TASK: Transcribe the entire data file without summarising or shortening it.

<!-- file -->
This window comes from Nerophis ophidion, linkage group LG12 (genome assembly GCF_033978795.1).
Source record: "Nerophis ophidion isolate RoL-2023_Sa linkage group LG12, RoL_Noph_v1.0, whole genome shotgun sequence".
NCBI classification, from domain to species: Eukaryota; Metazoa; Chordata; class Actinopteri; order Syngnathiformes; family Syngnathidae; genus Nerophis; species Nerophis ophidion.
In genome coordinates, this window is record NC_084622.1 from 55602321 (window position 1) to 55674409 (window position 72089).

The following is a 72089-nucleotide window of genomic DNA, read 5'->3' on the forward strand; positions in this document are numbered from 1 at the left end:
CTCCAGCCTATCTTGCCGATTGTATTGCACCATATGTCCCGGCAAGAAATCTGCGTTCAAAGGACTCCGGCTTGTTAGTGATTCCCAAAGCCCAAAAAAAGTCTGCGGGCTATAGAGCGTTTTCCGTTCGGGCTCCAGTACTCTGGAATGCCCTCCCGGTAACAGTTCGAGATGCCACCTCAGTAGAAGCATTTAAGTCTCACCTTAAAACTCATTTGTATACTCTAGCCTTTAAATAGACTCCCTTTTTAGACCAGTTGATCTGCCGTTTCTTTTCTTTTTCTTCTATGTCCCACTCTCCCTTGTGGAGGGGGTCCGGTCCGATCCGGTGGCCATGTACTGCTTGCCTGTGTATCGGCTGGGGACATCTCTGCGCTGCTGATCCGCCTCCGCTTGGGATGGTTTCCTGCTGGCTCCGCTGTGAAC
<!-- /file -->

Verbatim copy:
This window comes from Nerophis ophidion, linkage group LG12 (genome assembly GCF_033978795.1).
Source record: "Nerophis ophidion isolate RoL-2023_Sa linkage group LG12, RoL_Noph_v1.0, whole genome shotgun sequence".
NCBI classification, from domain to species: Eukaryota; Metazoa; Chordata; class Actinopteri; order Syngnathiformes; family Syngnathidae; genus Nerophis; species Nerophis ophidion.
In genome coordinates, this window is record NC_084622.1 from 55602321 (window position 1) to 55674409 (window position 72089).

The following is a 72089-nucleotide window of genomic DNA, read 5'->3' on the forward strand; positions in this document are numbered from 1 at the left end:
CTCCAGCCTATCTTGCCGATTGTATTGCACCATATGTCCCGGCAAGAAATCTGCGTTCAAAGGACTCCGGCTTGTTAGTGATTCCCAAAGCCCAAAAAAAGTCTGCGGGCTATAGAGCGTTTTCCGTTCGGGCTCCAGTACTCTGGAATGCCCTCCCGGTAACAGTTCGAGATGCCACCTCAGTAGAAGCATTTAAGTCTCACCTTAAAACTCATTTGTATACTCTAGCCTTTAAATAGACTCCCTTTTTAGACCAGTTGATCTGCCGTTTCTTTTCTTTTTCTTCTATGTCCCACTCTCCCTTGTGGAGGGGGTCCGGTCCGATCCGGTGGCCATGTACTGCTTGCCTGTGTATCGGCTGGGGACATCTCTGCGCTGCTGATCCGCCTCCGCTTGGGATGGTTTCCTGCTGGCTCCGCTGTGAAC